Lisa Bortolotti's Imperfect Cognitions blog has recently published a short summary that Bill Fulford and I wrote, advertising the view of delusions we took in our chapter in Schramme, T. & Edwards, S. (eds) Handbook of the Philosophy of Medicine.
I try to resist being drawn into substantial theorising but in this case I think a kind of non-theory theory might be called for. It also serves as a reason to connect delusion to tacit knowledge.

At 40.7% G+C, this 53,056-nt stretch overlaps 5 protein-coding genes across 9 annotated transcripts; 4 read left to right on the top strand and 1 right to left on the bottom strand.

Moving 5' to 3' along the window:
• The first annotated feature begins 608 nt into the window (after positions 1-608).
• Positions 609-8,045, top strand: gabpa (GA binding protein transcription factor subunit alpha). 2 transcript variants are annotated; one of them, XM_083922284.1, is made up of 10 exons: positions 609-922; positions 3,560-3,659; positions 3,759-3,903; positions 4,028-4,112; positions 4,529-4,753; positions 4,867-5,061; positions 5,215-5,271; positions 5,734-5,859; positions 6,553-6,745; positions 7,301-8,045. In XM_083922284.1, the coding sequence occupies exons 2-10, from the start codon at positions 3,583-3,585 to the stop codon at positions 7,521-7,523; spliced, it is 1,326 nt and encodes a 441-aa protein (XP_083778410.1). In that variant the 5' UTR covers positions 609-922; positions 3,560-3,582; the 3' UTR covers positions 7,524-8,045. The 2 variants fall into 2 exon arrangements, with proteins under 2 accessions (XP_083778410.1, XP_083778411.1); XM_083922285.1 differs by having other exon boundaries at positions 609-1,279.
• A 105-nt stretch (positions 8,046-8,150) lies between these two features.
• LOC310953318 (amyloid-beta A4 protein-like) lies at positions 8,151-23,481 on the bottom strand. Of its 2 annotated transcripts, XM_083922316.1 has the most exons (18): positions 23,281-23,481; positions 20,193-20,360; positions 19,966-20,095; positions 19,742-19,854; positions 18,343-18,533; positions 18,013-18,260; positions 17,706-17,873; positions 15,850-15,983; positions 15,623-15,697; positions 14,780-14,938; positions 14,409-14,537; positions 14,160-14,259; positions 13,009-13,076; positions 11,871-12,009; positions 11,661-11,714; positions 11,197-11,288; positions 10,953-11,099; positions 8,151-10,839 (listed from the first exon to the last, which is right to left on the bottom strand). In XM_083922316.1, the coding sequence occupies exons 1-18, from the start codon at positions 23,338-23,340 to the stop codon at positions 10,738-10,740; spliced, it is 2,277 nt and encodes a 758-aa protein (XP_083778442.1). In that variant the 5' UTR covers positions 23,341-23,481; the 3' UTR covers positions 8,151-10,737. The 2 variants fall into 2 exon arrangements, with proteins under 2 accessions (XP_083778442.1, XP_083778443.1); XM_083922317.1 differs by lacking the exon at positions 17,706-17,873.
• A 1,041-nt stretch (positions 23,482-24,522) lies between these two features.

We think that there is a clinically recognizable local breakdown in that those relations which is not sufficient to take someone outside the space of reasons (a mere machine) but which resists specific understanding because, as Jaspers emphasised, the reasons cannot be shared. Further, just as rationality as a whole resists codification so breakdowns in the space of reasons do too. Recognising delusion is thus a matter for tacit rather than explicit knowledge.